A Fixed Vocabulary

Is there a word for arriving home after a hot day and finding the place changed, as if everything has been picked up for inspection and put back down in a different spot?

What is the word for being surprised by how high the weeds on the train line have grown?

What is the word for not having words not for stupefaction but for a steady erosion, like waves crashing against the sandstone coast?

What is the word for being terrified of death but only at the mention of death?

Speaking of death, what is the word for that impulse to tell a dead person something and then the sudden recollection that, no, no that’s impossible?

What is the word for the charmed snake?

What is the word for feeling like you know everything from the hilly plains to the knotted alleyways of a place you’ve never been?

What is the word for sitting and watching the time of an appointment pass?

What is the word for hearing the screech and rattle of a passing train when you are nowhere near a station or, for that matter, train line with or without surprisingly tall weeds?

What is the word for mangoes and mineral water in summer?

What is the word for always choosing the pen that doesn’t work?

What is the word for wanting madness? The word for wanting it to enter your home without knocking? For wanting it to live quiet in your gut like a tapeworm?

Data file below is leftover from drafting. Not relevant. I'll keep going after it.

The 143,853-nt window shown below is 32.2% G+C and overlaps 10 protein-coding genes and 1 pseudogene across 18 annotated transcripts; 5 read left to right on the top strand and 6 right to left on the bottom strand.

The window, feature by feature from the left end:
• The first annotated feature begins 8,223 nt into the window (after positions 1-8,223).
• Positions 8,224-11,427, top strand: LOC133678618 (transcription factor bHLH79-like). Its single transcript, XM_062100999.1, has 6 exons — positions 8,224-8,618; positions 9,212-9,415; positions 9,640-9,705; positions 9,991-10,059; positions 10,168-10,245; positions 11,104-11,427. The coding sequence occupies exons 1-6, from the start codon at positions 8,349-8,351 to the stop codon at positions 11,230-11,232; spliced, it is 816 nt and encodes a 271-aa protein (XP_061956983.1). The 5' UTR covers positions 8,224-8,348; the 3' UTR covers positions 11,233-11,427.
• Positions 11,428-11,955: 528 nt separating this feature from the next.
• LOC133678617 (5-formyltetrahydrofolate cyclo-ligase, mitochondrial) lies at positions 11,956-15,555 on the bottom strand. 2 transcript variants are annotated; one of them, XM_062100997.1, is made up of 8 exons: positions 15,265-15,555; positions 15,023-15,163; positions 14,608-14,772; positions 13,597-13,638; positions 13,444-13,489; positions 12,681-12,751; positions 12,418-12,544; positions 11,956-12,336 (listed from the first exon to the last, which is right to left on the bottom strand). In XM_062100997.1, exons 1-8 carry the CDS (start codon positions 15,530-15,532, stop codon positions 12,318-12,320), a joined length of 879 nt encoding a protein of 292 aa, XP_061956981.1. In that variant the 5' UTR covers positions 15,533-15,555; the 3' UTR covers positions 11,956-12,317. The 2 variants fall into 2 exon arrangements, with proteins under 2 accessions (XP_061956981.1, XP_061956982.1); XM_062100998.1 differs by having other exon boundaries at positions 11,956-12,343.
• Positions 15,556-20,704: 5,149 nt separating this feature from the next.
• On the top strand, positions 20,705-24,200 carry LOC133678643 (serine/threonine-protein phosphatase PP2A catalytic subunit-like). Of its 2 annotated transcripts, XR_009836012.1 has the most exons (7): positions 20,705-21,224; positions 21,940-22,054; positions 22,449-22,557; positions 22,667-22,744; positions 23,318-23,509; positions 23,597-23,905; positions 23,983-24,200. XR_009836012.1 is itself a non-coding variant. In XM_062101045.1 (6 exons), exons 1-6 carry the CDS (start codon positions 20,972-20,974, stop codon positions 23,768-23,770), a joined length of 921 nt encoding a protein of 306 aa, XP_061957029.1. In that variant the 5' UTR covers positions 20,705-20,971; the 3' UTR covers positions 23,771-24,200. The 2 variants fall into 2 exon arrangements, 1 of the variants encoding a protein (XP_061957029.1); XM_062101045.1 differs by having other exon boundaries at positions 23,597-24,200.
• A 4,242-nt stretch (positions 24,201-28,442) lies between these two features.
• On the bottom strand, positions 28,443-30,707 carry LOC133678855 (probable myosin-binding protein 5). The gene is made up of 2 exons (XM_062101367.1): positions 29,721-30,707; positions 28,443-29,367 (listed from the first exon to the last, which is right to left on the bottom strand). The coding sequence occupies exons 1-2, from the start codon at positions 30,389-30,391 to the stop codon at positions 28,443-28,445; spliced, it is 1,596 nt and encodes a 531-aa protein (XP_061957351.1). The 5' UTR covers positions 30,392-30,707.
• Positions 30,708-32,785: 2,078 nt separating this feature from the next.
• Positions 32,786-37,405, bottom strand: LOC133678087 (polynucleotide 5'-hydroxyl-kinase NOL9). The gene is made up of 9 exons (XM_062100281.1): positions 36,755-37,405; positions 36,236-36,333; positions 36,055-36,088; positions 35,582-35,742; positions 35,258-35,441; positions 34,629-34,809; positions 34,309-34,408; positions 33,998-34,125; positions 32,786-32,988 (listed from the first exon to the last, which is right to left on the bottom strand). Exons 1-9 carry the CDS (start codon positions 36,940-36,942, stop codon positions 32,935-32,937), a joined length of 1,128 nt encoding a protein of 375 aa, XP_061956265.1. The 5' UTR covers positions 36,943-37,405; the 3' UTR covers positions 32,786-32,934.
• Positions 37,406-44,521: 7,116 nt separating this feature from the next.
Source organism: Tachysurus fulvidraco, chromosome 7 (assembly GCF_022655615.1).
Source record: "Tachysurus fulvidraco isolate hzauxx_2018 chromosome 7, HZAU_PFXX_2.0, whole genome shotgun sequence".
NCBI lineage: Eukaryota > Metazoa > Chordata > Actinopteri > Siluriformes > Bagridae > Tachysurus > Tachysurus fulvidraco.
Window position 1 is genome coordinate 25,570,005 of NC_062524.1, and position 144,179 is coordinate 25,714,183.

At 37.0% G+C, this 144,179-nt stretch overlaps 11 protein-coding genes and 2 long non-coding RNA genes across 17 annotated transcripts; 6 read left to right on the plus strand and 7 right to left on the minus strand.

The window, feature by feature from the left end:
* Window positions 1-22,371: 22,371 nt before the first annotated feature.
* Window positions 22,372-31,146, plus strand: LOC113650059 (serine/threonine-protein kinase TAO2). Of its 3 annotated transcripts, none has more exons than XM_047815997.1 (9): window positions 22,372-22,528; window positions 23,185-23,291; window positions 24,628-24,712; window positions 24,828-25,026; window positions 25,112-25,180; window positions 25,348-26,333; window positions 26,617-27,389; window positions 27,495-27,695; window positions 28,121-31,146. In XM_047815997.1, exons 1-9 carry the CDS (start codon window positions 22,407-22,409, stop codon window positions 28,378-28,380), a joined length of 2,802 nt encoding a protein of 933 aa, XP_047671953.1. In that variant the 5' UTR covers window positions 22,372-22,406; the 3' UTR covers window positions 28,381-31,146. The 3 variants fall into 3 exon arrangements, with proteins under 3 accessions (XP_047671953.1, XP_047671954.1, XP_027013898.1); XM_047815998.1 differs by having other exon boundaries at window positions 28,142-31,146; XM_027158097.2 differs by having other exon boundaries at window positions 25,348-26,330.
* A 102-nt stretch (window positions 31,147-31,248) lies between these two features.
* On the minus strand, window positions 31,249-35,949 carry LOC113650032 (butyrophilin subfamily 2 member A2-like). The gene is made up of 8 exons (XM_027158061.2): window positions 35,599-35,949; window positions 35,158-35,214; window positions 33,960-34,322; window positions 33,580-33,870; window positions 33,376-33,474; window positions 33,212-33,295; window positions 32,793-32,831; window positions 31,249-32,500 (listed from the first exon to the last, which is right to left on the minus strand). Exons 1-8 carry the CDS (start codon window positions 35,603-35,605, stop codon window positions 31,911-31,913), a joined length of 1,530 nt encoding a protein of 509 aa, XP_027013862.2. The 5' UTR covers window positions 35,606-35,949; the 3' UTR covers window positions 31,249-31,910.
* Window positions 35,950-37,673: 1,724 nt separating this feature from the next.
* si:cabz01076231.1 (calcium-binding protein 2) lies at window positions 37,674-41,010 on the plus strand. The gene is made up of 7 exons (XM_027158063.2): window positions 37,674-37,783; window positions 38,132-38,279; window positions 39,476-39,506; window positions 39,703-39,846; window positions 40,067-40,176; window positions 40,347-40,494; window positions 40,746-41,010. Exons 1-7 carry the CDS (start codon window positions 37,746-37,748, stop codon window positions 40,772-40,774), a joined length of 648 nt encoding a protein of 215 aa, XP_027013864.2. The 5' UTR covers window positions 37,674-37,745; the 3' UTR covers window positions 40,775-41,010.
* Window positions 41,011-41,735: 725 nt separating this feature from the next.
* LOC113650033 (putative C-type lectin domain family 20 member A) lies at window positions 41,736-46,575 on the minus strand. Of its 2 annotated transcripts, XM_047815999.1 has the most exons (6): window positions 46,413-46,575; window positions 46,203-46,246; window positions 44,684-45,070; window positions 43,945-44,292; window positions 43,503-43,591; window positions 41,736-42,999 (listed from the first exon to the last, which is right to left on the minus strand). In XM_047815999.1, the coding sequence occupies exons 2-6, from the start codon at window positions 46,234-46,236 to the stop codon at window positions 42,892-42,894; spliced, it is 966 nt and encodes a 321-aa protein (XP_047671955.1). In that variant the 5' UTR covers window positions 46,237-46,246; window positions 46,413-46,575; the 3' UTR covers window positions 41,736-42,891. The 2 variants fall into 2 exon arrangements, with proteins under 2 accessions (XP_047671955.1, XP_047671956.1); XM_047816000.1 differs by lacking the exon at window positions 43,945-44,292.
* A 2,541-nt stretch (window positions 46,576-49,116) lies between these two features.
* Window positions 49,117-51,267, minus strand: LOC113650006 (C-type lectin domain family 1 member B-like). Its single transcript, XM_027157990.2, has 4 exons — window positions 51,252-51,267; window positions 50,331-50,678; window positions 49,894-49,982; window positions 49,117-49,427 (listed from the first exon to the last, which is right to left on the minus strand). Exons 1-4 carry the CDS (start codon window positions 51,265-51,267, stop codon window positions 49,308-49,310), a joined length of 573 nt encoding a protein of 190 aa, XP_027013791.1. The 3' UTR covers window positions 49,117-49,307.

What is the word for the healed broken bone? Collar bone, wrist bone, nasal bone.

What is the word for what is the word for when you grapple for grapple for that word?

What’s the word for not having, but wishing you had, a father in childhood, but not being able to, now, muster any sort of anger about that not having?

And what is the word for those absences, those voids, in the memory of your childhood? Time has passed, and so they must have happened, and yet –

What is the word for feeling like vomiting on your shoes from anxiety or from frustration or from desire – new shoes, tightly laced, so crisp and white they nearly glow in the dark?

What is the word for wanting to go back to Ho Chi Minh City but only so you can again walk the strange, time-frozen, modernist hallways of the Reunification Palace?

What is the word for that look that look?

Or that thing thing that thing that thing off in the distance?

What is the word for the silent smoker on his balcony watching everything, cottony spider webs strung between the legs of his chair?

What is the word for the miracle that is the momentary fragment of life that every wasp and beetle has?

What is the word for seeing the inside of somebody’s home from a passing train (the weeds tall between the train line) and feeling like you left something of you behind with them?

 
 

Image credit: Michael Verhoef

 
 

The Learned Pig

Tristan Foster

Tristan Foster is a writer from Sydney, Australia. Most recently he has had work published in Gorse, Music & Literature, The Stockholm Review of Fiction, Sleepingfish, Visual Verse and Black Sun Lit. He is an editor at 3:AM Magazine.